Other formats

    TEI XML file   ePub eBook file  


    mail icontwitter iconBlogspot iconrss icon

Samoa Under the Sailing Gods


page 56


It would be inaccurate to suggest that a condition precisely similar to that described in Tutuila obtained all over Samoa. We learn from Mr. Lundie, for instance, that "the work of grace" was neither so extensive nor so remarkable in Upolu as at his own island.

"There were not many who seemed to care much about greeting the missionaries, and the pleasing sound 'Talofa' was neither so frequently nor so fervently pronounced. Clothing is not yet so general, even many women having no dress but the ti leaves round the waist and reaching to the knee."

The occasion on which these observations were recorded was that of a visit to Apia for a general meeting of the missionaries. At this meeting (its only interest) Captain Croker, of H.M.S. Favourite, was in the chair. It was soon after this that the gallant captain was killed, at Tonga, while leading an assault upon the "heathen," with a sword in one hand and a Bible in the other: the attack being a crusade against idolators—suggested to him, it is supposed, by King George of Tongatabu and the local missionaries. (King George of Tonga, I should explain, with the assistance, or perhaps I should say at the instigation of, missionaries, had established such a reign of terror in those islands that numbers of his subjects were now escaping to other groups, particularly Fiji, to live. This, of course, was prior to the temporary expulsion of the missions from Tonga.) Croker was buried on a height: a spot pointed out by himself to the missionaries when setting out for the attack.

Not only in Tonga were certain of the "heathen" found recalcitrant, but also in Samoa. Thus we find—

"Mr. Slatyer went to Pango-Pango on Monday to visit his wife, who still continues very poorly. When there, Mr. Murray and he made a tour through the eastern district, to try and bring the still remaining heathen over; but with very little immediate success. No one had any reply at all to make; they were forced to acknowledge that Christianity alone is right, page 57and they all wrong. They say they will all turn by and by, but cannot make up their minds to give up sin yet…. Mr. Slatyer enjoyed nature and his tour, but is much impressed with the stone-like indifference and unconcern of real heathens; and that, too, while assenting to the most solemn truths. One, when urged to turn, and told that hell was the alternative, said —"A pisi, pisi pea"—'If I fall, let me fall!' There is one chief, the 'Devil's priest,' at Tula, who has very great influence, and by his sullen stubbornness keeps many back."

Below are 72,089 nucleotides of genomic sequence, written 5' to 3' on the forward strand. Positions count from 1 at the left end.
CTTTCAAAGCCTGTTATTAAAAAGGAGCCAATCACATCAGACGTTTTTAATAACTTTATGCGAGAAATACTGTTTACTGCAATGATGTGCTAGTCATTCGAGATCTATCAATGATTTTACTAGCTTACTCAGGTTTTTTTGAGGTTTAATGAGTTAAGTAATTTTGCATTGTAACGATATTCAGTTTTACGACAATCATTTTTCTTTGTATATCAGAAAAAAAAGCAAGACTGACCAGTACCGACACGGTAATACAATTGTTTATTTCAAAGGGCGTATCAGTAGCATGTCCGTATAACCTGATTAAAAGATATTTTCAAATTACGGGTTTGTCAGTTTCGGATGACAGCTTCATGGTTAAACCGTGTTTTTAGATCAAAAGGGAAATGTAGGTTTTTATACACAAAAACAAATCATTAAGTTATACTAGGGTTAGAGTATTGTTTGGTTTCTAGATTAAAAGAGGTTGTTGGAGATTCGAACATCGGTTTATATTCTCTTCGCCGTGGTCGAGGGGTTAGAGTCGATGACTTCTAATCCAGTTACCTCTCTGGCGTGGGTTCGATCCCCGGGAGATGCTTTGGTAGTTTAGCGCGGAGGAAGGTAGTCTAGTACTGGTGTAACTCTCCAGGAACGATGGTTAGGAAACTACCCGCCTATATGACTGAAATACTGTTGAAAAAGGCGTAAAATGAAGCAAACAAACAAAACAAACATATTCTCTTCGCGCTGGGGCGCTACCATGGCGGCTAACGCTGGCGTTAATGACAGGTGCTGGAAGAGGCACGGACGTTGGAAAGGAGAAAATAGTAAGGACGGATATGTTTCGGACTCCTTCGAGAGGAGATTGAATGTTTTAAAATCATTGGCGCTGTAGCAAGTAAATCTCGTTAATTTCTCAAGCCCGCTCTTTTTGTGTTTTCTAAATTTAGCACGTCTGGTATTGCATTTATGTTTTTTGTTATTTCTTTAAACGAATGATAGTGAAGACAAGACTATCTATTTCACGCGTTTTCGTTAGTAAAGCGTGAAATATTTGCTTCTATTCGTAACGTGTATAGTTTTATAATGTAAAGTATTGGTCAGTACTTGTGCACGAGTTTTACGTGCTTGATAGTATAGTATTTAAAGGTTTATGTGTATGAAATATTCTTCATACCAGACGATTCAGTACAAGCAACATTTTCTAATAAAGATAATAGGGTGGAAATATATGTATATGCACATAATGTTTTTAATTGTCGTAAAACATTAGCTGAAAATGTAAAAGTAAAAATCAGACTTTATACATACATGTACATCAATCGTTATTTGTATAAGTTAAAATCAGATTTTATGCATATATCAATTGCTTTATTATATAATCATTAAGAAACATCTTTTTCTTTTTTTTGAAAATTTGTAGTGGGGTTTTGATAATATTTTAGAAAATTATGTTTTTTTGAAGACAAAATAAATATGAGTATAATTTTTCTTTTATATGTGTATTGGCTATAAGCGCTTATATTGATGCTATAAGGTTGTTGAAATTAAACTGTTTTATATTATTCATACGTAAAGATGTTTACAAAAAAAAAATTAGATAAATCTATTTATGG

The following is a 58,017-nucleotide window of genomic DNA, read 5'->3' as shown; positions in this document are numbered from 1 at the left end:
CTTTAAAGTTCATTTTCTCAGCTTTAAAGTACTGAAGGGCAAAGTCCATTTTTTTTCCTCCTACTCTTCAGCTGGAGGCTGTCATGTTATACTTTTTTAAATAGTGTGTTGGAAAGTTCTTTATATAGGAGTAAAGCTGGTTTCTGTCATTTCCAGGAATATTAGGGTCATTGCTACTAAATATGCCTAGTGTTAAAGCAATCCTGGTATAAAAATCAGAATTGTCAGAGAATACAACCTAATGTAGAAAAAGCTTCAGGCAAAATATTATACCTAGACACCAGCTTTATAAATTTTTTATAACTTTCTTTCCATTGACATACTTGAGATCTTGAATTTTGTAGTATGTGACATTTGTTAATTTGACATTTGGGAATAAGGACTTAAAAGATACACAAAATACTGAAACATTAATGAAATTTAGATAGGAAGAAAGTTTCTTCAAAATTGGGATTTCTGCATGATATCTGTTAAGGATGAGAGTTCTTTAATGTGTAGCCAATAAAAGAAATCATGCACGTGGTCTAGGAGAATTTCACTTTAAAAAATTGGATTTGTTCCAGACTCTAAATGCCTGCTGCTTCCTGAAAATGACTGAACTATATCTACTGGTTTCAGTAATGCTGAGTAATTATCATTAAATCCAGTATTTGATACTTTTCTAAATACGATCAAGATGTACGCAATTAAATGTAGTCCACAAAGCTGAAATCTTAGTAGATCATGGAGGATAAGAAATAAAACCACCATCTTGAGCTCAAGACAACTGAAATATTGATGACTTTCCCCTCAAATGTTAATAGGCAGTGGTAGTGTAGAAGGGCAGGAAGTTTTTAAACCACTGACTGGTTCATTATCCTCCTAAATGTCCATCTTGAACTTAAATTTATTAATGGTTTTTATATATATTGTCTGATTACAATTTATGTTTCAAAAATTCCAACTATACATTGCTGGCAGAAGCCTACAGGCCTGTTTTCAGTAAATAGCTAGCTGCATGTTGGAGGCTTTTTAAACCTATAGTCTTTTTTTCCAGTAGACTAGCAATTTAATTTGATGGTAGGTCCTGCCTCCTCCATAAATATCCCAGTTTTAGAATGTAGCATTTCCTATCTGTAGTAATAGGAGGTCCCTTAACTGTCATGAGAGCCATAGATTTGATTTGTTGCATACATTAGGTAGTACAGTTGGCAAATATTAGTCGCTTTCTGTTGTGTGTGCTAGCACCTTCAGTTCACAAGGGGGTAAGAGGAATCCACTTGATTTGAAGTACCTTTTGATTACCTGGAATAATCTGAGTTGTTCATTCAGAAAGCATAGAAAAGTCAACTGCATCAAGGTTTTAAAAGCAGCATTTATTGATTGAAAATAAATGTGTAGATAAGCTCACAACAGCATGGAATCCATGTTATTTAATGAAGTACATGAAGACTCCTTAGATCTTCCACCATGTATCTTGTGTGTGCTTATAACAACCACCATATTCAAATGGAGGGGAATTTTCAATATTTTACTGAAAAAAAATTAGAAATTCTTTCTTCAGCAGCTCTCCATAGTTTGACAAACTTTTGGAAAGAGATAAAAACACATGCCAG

Missionaries are chary of admitting that they sometimes enforce their tenets, when they may, by legislation. But this might be taken in evidence:

"Last Thursday, the discourse delivered by Taito was directed principally towards the chiefs to strengthen their hands in the administration of impartial justice. They had appointed a heavy fine to be paid by J——, as a punishment for adultery…. We went to one of the chiefs, and told him how wrong it is of the administrators of justice to pass the crime of the chief and punish the common man, etc. This he laid before the Fono (council). Its propriety was at once perceived, and the poor fellows were in a sad dilemma—all wishing to do right; but their reverence for their chief making them revolt from the idea of punishing him. After sermon on Friday, Mr. Murray gave a most spirited and fearless address, showing what was right, and urging to it. The effect was powerful; and no doubt Maunga will either separate from his unlawful wife, or lose the chiefship, and be driven from this society. Poor man! his is a difficult case. He seems anxious to do right; but loves this woman, and dislikes his married wife. Mr. Murray—as well as many natives—has talked with, and advised him. He takes all well, but cannot make up his mind."

By this time (soon after their establishment) the missions were beginning to yield of the material, as well as the spiritual. Mr. Murray, writing of the year 1843, has said:

"Our annual missionary meetings were held at Leone this year, on Wednesday, May 16th. We had a very large gathering, as we had not yet adopted the plan of having separate meetings in each district…. From 11 a.m. to 4 p.m. we were occupied page 58in receiving the contributions. Money was still a very scarce commodity in Samoa, but coco-nut oil and arrowroot were obtainable, and these were easily converted into money. I have no memoranda at hand from which I can give the amount contributed, but, from the time we were occupied in taking account of it, it must have been something very considerable."

page break
Framework (and Scaffolding) of a Samoan House

Framework (and Scaffolding) of a Samoan House